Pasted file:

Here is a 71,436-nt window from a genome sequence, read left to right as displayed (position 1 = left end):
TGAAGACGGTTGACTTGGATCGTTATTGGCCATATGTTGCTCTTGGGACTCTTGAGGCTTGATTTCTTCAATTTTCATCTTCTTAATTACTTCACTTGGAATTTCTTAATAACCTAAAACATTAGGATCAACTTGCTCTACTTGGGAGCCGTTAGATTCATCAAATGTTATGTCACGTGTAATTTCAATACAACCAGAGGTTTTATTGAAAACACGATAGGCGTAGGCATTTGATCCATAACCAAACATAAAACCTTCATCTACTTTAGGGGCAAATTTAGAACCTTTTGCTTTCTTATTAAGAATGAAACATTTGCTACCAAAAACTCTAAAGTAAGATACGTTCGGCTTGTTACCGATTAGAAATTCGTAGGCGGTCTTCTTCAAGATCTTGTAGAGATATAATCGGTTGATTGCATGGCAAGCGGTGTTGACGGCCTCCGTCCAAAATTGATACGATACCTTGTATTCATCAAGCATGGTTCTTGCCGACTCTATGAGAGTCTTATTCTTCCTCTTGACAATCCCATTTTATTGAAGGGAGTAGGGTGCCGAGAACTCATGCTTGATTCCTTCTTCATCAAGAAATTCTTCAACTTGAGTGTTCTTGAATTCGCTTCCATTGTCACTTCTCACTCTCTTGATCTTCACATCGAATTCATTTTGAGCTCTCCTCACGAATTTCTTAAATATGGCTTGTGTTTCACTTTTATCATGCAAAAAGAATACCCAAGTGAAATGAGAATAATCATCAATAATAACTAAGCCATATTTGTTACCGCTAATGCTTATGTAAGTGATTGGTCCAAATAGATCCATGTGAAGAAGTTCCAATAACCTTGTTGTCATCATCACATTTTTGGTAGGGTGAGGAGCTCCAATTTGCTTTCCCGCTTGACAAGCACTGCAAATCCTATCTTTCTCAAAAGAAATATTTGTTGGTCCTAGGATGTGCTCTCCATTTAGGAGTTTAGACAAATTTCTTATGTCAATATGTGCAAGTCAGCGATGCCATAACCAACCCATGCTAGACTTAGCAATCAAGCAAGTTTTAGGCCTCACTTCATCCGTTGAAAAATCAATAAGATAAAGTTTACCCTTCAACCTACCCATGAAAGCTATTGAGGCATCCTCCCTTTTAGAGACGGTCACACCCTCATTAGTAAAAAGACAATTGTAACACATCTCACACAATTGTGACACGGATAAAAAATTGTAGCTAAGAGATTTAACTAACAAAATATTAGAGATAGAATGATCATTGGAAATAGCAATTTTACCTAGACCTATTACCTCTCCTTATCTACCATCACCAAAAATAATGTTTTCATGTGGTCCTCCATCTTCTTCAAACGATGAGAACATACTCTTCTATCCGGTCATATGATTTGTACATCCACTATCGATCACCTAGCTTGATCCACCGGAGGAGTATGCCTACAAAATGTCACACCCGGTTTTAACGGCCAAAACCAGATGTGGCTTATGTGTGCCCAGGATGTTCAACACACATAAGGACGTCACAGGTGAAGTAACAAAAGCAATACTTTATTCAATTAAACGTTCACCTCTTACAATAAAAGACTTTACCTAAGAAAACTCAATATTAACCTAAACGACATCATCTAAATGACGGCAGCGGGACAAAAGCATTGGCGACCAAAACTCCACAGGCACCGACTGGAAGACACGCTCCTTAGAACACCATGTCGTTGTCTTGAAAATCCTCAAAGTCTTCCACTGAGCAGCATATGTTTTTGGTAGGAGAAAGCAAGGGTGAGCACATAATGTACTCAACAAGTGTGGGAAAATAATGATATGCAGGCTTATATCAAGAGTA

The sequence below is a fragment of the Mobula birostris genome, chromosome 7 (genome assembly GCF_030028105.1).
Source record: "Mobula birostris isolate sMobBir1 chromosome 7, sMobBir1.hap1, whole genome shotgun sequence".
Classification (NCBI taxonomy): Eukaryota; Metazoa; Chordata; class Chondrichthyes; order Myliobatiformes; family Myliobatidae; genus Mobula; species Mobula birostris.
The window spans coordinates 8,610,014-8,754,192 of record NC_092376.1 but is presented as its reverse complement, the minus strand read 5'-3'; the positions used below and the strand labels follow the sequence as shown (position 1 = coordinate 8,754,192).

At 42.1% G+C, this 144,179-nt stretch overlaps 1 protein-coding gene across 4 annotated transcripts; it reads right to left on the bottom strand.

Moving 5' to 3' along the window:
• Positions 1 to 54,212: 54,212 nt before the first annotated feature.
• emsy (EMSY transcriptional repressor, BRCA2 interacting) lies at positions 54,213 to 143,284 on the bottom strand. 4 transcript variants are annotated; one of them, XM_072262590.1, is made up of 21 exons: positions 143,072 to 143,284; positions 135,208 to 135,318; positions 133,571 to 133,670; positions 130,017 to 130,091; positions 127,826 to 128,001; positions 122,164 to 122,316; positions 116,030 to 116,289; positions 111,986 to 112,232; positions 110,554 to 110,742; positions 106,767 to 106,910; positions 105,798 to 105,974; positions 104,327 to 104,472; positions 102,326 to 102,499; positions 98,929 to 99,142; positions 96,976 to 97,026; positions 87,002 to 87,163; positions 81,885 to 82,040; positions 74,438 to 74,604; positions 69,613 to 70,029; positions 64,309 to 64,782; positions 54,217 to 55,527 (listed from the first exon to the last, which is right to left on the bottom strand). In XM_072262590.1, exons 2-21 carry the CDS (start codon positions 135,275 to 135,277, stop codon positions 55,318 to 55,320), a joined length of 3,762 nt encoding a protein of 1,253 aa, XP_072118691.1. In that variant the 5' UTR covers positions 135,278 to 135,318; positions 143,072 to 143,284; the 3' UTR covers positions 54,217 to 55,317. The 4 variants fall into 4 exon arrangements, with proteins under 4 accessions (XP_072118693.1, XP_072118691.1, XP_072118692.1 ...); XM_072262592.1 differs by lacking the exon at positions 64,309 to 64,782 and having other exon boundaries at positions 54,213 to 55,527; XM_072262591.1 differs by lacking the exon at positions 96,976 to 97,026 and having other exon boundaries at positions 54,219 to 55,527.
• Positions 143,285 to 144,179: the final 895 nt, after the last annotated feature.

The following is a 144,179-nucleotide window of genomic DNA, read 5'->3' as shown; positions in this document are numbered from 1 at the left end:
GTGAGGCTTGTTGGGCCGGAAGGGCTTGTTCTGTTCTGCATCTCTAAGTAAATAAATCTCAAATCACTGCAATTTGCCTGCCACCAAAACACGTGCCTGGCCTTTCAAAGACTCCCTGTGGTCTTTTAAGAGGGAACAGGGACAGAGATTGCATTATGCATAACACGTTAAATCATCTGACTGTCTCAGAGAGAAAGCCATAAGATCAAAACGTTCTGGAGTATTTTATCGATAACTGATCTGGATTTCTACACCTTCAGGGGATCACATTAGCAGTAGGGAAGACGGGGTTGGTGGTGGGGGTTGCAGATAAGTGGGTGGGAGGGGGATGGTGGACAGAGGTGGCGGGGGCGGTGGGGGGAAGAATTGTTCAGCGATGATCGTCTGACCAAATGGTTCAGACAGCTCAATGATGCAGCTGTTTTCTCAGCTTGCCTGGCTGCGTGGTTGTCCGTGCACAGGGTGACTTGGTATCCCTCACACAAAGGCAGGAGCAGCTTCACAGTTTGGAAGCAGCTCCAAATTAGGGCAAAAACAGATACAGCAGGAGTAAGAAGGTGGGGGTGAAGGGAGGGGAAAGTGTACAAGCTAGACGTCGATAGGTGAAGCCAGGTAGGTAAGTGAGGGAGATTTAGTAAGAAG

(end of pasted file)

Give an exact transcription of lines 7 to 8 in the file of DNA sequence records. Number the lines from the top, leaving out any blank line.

At 42.1% G+C, this 144,179-nt stretch overlaps 1 protein-coding gene across 4 annotated transcripts; it reads right to left on the bottom strand.

Moving 5' to 3' along the window: